Snapshots on Collecting Fine Art Photography
There is something deeply transfixing about photography. Part reality, part fantasy the best photos have a knack for recalling and questioning the guts of life - memory, identity and perspective. This is no truer than in fine art photography.
For both burgeoning and established collectors, photography can offer affordable, accessible and surprising insights into modern life. To get your collection snap happy, we’ve put together a brief guide on what to consider when collecting fine art photography.
Bill Henson - 'Untitled #42 1983 - 1984'
Essentially, there are two types of fine art photography: digital and film. Either can be digitally or materially altered, any edition and any size. Generally, we consider lower edition numbers to be of higher value. In the case of photography, it's particularly worthwhile uncovering the artist’s process.
Photography can be misconstrued as an ‘easy’ art form; but this isn’t accurate. On the contrary, in the absence of paint or clay photographers have the space to hone their own, unique processes. Some can spend weeks, months or years out in the ‘field’ studying their subject matter. Others sit in studios, dark rooms or behind screens, tinkering with reality.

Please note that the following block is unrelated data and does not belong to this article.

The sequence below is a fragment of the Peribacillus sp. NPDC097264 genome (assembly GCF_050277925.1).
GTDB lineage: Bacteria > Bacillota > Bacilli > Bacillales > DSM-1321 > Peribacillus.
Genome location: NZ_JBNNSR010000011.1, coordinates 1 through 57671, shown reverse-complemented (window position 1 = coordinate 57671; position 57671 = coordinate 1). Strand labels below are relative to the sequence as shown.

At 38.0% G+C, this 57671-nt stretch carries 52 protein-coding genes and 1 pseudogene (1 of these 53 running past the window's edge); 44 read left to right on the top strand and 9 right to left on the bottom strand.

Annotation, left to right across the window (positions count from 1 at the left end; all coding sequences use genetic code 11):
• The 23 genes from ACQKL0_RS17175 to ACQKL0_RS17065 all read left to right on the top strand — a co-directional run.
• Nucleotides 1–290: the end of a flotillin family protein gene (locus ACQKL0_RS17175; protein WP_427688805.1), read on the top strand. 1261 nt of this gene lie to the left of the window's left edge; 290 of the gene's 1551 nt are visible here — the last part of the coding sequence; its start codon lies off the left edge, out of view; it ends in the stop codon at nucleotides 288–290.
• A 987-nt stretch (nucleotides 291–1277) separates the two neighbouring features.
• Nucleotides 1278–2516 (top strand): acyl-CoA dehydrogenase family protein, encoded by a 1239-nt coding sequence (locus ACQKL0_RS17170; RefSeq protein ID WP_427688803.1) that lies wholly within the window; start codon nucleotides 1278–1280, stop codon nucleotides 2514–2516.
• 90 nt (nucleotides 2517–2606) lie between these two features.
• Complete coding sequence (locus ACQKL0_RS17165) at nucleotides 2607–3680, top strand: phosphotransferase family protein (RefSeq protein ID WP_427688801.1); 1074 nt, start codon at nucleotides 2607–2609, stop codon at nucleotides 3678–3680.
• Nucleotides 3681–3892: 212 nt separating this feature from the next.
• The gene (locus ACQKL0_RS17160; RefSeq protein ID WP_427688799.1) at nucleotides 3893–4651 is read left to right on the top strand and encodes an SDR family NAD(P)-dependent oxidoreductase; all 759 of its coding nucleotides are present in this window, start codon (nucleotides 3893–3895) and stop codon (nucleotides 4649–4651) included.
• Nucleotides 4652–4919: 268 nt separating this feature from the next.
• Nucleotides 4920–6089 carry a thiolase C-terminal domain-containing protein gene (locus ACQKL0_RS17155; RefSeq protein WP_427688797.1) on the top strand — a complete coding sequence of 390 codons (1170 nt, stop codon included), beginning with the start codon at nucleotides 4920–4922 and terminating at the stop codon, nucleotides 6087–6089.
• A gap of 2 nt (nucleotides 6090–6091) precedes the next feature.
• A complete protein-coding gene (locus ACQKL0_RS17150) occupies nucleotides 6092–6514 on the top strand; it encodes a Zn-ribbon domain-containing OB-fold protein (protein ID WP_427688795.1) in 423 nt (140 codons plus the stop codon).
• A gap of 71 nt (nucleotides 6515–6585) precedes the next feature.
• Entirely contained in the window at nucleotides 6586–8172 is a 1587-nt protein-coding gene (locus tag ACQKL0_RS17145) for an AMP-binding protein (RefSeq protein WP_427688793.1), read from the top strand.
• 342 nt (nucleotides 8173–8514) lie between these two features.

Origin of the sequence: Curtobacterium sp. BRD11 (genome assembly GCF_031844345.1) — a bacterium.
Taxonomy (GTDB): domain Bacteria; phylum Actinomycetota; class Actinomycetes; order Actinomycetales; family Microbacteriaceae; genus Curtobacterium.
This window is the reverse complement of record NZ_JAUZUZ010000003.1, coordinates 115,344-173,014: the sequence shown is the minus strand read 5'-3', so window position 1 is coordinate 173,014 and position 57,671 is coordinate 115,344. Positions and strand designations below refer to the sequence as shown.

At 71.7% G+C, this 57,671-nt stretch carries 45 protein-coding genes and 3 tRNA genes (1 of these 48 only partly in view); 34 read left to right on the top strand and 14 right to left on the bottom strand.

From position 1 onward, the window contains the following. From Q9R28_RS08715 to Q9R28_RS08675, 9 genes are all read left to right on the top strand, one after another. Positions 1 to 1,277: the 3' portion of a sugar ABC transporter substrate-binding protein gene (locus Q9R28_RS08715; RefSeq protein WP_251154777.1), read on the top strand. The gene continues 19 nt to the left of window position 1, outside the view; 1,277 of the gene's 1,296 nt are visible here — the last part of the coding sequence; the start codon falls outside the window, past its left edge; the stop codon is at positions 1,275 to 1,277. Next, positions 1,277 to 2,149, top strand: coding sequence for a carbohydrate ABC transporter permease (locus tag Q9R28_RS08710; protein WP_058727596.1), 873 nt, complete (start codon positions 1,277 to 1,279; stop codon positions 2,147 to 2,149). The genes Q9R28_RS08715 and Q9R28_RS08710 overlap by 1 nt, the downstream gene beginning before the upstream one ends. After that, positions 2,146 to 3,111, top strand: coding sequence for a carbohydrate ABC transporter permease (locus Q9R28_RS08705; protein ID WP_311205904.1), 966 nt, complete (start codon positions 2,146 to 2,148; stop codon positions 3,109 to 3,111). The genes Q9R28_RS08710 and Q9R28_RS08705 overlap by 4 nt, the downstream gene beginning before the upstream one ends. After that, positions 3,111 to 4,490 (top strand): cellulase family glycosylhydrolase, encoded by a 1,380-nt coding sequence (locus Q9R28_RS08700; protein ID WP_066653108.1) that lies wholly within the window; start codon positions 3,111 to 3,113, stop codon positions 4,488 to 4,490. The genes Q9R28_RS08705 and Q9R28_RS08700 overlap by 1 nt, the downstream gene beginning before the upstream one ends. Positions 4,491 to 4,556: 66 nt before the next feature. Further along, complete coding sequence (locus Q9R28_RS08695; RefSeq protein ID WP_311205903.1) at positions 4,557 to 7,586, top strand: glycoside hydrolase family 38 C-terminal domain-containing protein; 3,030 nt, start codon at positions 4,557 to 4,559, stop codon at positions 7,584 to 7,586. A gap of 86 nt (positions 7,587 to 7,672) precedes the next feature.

Christopher Rimmer - 'Luna Park 3'
So know you know the magic of fine art photography, here is your cheat sheet on how to collect it.
Like prints, photography is an accessible portal into fine art. It’s also editioned. Just as every print derived from the artist’s plate is an original work of art, every photograph gleaned from the JPEG or negative is also original. Another rule of thumb to remember, is that the size of an edition will bear on the value of the photograph. Generally speaking - the larger an edition, the less you pay.
The second basic of collecting photography is how to care for your work. Like always, the best way to safeguard your work is through professional framing. Photographs can also fade under sunlight, so ask your framer about glass that filters out UV light.
Last - trust your gut. If you’re stuck on what image to acquire, return to your instincts. After all, you can always resell what you fall out of love with. For now though, fall head over heels for that special snap.
To find out more about mediums and techniques, check out our glossary of fine art photography terms.
Julie Millowick - 'Kwie-Li's Fans'
In the digital age, photography surrounds us. This ubiquity can turn us off photos as a fine art medium; but it shouldn’t. If anything, photography, in the thick of technology and life, has the ability to provoke awe like few other mediums. When photography first emerged, those snapping pics were dubbed the ‘Pictures Generation’. Now with constant innovations hitting photography, this generation seems as strong as ever.
Discover our range of photographs here.